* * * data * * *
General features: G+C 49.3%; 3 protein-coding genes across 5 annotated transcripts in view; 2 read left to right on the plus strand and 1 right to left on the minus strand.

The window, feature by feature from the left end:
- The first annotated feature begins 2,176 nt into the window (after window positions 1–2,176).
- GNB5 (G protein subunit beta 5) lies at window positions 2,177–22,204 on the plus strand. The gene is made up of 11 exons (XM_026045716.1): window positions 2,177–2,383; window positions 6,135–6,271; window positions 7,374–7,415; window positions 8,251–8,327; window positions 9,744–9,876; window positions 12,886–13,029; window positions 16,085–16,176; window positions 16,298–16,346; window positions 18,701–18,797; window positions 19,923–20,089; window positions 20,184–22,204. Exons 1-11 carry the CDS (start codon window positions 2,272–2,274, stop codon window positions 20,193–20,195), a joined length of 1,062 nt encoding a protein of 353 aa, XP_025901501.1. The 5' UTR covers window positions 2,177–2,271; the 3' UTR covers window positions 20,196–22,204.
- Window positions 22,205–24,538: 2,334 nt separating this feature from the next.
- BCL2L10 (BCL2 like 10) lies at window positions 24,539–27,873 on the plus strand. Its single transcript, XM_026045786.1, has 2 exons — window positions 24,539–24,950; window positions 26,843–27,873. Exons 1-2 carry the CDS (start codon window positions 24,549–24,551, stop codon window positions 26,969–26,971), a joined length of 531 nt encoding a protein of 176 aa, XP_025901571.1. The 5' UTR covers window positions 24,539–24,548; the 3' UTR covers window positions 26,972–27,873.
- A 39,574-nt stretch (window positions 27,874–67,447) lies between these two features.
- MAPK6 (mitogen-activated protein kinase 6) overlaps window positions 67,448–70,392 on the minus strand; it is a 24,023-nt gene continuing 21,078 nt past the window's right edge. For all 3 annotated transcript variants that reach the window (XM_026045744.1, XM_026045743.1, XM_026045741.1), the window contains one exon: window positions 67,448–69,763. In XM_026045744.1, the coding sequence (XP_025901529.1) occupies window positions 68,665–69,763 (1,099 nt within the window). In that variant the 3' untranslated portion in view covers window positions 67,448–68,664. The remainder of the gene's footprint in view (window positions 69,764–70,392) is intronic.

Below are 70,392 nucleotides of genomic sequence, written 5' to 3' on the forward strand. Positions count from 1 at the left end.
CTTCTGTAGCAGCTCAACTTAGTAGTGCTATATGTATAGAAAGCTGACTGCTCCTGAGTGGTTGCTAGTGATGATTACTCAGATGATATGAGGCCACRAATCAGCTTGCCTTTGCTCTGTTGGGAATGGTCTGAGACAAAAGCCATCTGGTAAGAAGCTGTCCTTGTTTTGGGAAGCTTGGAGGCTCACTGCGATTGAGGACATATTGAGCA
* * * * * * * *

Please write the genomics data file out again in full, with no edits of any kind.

General features: G+C 49.3%; 3 protein-coding genes across 5 annotated transcripts in view; 2 read left to right on the plus strand and 1 right to left on the minus strand.

The window, feature by feature from the left end:
- The first annotated feature begins 2,176 nt into the window (after window positions 1–2,176).
- GNB5 (G protein subunit beta 5) lies at window positions 2,177–22,204 on the plus strand. The gene is made up of 11 exons (XM_026045716.1): window positions 2,177–2,383; window positions 6,135–6,271; window positions 7,374–7,415; window positions 8,251–8,327; window positions 9,744–9,876; window positions 12,886–13,029; window positions 16,085–16,176; window positions 16,298–16,346; window positions 18,701–18,797; window positions 19,923–20,089; window positions 20,184–22,204. Exons 1-11 carry the CDS (start codon window positions 2,272–2,274, stop codon window positions 20,193–20,195), a joined length of 1,062 nt encoding a protein of 353 aa, XP_025901501.1. The 5' UTR covers window positions 2,177–2,271; the 3' UTR covers window positions 20,196–22,204.
- Window positions 22,205–24,538: 2,334 nt separating this feature from the next.
- BCL2L10 (BCL2 like 10) lies at window positions 24,539–27,873 on the plus strand. Its single transcript, XM_026045786.1, has 2 exons — window positions 24,539–24,950; window positions 26,843–27,873. Exons 1-2 carry the CDS (start codon window positions 24,549–24,551, stop codon window positions 26,969–26,971), a joined length of 531 nt encoding a protein of 176 aa, XP_025901571.1. The 5' UTR covers window positions 24,539–24,548; the 3' UTR covers window positions 26,972–27,873.
- A 39,574-nt stretch (window positions 27,874–67,447) lies between these two features.
- MAPK6 (mitogen-activated protein kinase 6) overlaps window positions 67,448–70,392 on the minus strand; it is a 24,023-nt gene continuing 21,078 nt past the window's right edge. For all 3 annotated transcript variants that reach the window (XM_026045744.1, XM_026045743.1, XM_026045741.1), the window contains one exon: window positions 67,448–69,763. In XM_026045744.1, the coding sequence (XP_025901529.1) occupies window positions 68,665–69,763 (1,099 nt within the window). In that variant the 3' untranslated portion in view covers window positions 67,448–68,664. The remainder of the gene's footprint in view (window positions 69,764–70,392) is intronic.

Below are 70,392 nucleotides of genomic sequence, written 5' to 3' on the forward strand. Positions count from 1 at the left end.
CTTCTGTAGCAGCTCAACTTAGTAGTGCTATATGTATAGAAAGCTGACTGCTCCTGAGTGGTTGCTAGTGATGATTACTCAGATGATATGAGGCCACRAATCAGCTTGCCTTTGCTCTGTTGGGAATGGTCTGAGACAAAAGCCATCTGGTAAGAAGCTGTCCTTGTTTTGGGAAGCTTGGAGGCTCACTGCGATTGAGGACATATTGAGCA